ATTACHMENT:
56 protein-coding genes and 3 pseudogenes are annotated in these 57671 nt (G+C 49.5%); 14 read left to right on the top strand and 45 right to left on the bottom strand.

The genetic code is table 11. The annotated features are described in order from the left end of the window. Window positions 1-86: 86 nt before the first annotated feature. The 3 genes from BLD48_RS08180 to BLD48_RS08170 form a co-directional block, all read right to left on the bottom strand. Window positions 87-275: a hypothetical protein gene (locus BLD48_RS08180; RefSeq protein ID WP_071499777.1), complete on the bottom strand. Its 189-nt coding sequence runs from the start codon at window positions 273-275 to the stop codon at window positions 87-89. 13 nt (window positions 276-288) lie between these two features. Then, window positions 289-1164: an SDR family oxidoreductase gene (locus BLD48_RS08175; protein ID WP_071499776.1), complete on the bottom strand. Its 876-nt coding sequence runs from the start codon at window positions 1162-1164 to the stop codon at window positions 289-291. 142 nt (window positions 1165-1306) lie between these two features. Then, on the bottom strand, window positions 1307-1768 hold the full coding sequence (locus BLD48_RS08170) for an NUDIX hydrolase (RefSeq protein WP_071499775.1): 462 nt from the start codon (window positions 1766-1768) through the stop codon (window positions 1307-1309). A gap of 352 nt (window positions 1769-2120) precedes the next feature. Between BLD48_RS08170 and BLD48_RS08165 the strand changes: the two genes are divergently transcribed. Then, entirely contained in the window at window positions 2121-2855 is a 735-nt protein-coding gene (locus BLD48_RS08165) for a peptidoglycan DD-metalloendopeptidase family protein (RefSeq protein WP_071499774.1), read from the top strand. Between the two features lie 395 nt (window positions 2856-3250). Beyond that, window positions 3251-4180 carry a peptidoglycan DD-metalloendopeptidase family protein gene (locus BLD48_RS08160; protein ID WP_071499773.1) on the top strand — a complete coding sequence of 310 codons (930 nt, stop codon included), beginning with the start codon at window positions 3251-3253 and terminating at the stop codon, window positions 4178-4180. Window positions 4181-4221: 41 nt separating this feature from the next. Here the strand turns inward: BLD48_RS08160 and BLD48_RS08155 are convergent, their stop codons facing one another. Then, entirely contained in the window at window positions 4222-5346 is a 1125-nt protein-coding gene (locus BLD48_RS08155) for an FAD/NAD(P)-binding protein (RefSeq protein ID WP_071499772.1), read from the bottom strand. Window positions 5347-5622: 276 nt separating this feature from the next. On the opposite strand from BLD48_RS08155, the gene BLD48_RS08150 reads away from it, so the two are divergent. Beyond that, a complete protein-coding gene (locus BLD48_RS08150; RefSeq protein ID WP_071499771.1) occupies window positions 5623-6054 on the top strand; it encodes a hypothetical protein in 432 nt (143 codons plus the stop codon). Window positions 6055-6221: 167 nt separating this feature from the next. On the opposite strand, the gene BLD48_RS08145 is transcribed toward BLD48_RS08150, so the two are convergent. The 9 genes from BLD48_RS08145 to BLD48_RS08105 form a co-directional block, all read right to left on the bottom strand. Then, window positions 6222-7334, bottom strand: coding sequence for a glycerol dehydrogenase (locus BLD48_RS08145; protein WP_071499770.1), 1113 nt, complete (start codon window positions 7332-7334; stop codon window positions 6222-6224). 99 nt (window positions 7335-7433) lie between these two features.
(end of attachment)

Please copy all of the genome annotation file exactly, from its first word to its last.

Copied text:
56 protein-coding genes and 3 pseudogenes are annotated in these 57671 nt (G+C 49.5%); 14 read left to right on the top strand and 45 right to left on the bottom strand.

The genetic code is table 11. The annotated features are described in order from the left end of the window. Window positions 1-86: 86 nt before the first annotated feature. The 3 genes from BLD48_RS08180 to BLD48_RS08170 form a co-directional block, all read right to left on the bottom strand. Window positions 87-275: a hypothetical protein gene (locus BLD48_RS08180; RefSeq protein ID WP_071499777.1), complete on the bottom strand. Its 189-nt coding sequence runs from the start codon at window positions 273-275 to the stop codon at window positions 87-89. 13 nt (window positions 276-288) lie between these two features. Then, window positions 289-1164: an SDR family oxidoreductase gene (locus BLD48_RS08175; protein ID WP_071499776.1), complete on the bottom strand. Its 876-nt coding sequence runs from the start codon at window positions 1162-1164 to the stop codon at window positions 289-291. 142 nt (window positions 1165-1306) lie between these two features. Then, on the bottom strand, window positions 1307-1768 hold the full coding sequence (locus BLD48_RS08170) for an NUDIX hydrolase (RefSeq protein WP_071499775.1): 462 nt from the start codon (window positions 1766-1768) through the stop codon (window positions 1307-1309). A gap of 352 nt (window positions 1769-2120) precedes the next feature. Between BLD48_RS08170 and BLD48_RS08165 the strand changes: the two genes are divergently transcribed. Then, entirely contained in the window at window positions 2121-2855 is a 735-nt protein-coding gene (locus BLD48_RS08165) for a peptidoglycan DD-metalloendopeptidase family protein (RefSeq protein WP_071499774.1), read from the top strand. Between the two features lie 395 nt (window positions 2856-3250). Beyond that, window positions 3251-4180 carry a peptidoglycan DD-metalloendopeptidase family protein gene (locus BLD48_RS08160; protein ID WP_071499773.1) on the top strand — a complete coding sequence of 310 codons (930 nt, stop codon included), beginning with the start codon at window positions 3251-3253 and terminating at the stop codon, window positions 4178-4180. Window positions 4181-4221: 41 nt separating this feature from the next. Here the strand turns inward: BLD48_RS08160 and BLD48_RS08155 are convergent, their stop codons facing one another. Then, entirely contained in the window at window positions 4222-5346 is a 1125-nt protein-coding gene (locus BLD48_RS08155) for an FAD/NAD(P)-binding protein (RefSeq protein ID WP_071499772.1), read from the bottom strand. Window positions 5347-5622: 276 nt separating this feature from the next. On the opposite strand from BLD48_RS08155, the gene BLD48_RS08150 reads away from it, so the two are divergent. Beyond that, a complete protein-coding gene (locus BLD48_RS08150; RefSeq protein ID WP_071499771.1) occupies window positions 5623-6054 on the top strand; it encodes a hypothetical protein in 432 nt (143 codons plus the stop codon). Window positions 6055-6221: 167 nt separating this feature from the next. On the opposite strand, the gene BLD48_RS08145 is transcribed toward BLD48_RS08150, so the two are convergent. The 9 genes from BLD48_RS08145 to BLD48_RS08105 form a co-directional block, all read right to left on the bottom strand. Then, window positions 6222-7334, bottom strand: coding sequence for a glycerol dehydrogenase (locus BLD48_RS08145; protein WP_071499770.1), 1113 nt, complete (start codon window positions 7332-7334; stop codon window positions 6222-6224). 99 nt (window positions 7335-7433) lie between these two features.